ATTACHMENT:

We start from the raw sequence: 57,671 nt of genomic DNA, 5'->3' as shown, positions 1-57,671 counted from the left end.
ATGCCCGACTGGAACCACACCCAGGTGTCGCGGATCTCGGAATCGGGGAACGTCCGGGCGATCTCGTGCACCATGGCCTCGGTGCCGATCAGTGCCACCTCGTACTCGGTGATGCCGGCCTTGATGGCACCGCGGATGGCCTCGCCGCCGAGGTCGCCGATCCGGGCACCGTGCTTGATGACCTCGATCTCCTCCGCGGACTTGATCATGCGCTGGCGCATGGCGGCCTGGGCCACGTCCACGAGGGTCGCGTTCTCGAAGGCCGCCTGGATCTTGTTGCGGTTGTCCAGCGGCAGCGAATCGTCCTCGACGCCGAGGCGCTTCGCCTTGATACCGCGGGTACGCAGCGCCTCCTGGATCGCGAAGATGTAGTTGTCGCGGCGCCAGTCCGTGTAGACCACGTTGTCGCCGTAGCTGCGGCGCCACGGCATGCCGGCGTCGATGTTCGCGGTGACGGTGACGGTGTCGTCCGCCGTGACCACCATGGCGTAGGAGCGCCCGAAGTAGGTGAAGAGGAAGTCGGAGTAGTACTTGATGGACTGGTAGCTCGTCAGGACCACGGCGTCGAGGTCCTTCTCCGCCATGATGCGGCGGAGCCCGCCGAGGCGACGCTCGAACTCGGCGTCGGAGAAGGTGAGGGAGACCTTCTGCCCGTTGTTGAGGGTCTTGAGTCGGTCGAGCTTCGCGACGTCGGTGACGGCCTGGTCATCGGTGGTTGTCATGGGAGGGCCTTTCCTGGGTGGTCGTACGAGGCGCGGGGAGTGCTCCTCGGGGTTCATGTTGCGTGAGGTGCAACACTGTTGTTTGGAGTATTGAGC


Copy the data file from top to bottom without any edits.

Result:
We start from the raw sequence: 57,671 nt of genomic DNA, 5'->3' as shown, positions 1-57,671 counted from the left end.
ATGCCCGACTGGAACCACACCCAGGTGTCGCGGATCTCGGAATCGGGGAACGTCCGGGCGATCTCGTGCACCATGGCCTCGGTGCCGATCAGTGCCACCTCGTACTCGGTGATGCCGGCCTTGATGGCACCGCGGATGGCCTCGCCGCCGAGGTCGCCGATCCGGGCACCGTGCTTGATGACCTCGATCTCCTCCGCGGACTTGATCATGCGCTGGCGCATGGCGGCCTGGGCCACGTCCACGAGGGTCGCGTTCTCGAAGGCCGCCTGGATCTTGTTGCGGTTGTCCAGCGGCAGCGAATCGTCCTCGACGCCGAGGCGCTTCGCCTTGATACCGCGGGTACGCAGCGCCTCCTGGATCGCGAAGATGTAGTTGTCGCGGCGCCAGTCCGTGTAGACCACGTTGTCGCCGTAGCTGCGGCGCCACGGCATGCCGGCGTCGATGTTCGCGGTGACGGTGACGGTGTCGTCCGCCGTGACCACCATGGCGTAGGAGCGCCCGAAGTAGGTGAAGAGGAAGTCGGAGTAGTACTTGATGGACTGGTAGCTCGTCAGGACCACGGCGTCGAGGTCCTTCTCCGCCATGATGCGGCGGAGCCCGCCGAGGCGACGCTCGAACTCGGCGTCGGAGAAGGTGAGGGAGACCTTCTGCCCGTTGTTGAGGGTCTTGAGTCGGTCGAGCTTCGCGACGTCGGTGACGGCCTGGTCATCGGTGGTTGTCATGGGAGGGCCTTTCCTGGGTGGTCGTACGAGGCGCGGGGAGTGCTCCTCGGGGTTCATGTTGCGTGAGGTGCAACACTGTTGTTTGGAGTATTGAGC